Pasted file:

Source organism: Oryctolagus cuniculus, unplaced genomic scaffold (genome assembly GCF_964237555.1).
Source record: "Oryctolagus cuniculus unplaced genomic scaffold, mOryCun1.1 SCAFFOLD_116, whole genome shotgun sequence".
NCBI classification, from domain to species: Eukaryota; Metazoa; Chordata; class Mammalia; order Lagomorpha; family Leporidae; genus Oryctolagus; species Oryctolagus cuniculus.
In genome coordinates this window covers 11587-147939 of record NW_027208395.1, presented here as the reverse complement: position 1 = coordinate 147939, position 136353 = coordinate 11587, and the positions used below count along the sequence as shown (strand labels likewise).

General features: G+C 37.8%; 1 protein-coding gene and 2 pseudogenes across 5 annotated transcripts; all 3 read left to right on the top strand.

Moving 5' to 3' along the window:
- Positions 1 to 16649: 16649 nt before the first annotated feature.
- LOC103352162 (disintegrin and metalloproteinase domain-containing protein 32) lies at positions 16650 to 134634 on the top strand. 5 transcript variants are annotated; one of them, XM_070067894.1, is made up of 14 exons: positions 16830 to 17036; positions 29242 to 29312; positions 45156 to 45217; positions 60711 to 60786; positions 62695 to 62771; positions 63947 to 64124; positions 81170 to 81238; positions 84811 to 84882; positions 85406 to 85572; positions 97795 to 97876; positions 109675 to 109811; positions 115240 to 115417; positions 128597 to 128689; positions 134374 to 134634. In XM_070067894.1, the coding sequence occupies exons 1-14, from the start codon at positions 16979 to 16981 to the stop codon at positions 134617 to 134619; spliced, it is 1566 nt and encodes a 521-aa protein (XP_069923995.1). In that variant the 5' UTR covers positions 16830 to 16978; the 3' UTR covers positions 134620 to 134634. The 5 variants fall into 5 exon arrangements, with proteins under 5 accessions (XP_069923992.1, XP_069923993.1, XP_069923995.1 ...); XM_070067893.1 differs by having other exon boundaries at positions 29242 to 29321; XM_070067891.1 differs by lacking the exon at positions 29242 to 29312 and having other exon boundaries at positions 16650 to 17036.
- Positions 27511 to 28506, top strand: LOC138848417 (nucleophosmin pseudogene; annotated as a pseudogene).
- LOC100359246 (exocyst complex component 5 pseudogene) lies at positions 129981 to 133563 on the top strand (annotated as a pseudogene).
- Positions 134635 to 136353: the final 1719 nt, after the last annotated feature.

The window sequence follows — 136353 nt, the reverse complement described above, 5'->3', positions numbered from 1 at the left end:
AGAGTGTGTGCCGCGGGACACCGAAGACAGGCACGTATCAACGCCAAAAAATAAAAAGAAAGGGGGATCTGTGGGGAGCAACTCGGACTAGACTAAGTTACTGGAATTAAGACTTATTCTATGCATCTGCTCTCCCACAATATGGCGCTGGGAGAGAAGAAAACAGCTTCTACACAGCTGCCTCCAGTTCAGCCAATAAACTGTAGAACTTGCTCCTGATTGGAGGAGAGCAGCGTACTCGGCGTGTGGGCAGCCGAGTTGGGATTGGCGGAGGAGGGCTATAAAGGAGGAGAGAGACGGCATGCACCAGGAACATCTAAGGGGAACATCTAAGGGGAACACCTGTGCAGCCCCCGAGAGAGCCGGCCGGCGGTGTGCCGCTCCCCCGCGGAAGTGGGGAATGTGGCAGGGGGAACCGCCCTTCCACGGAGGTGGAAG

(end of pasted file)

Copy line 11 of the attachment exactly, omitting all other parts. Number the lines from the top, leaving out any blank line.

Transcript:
- Positions 134635 to 136353: the final 1719 nt, after the last annotated feature.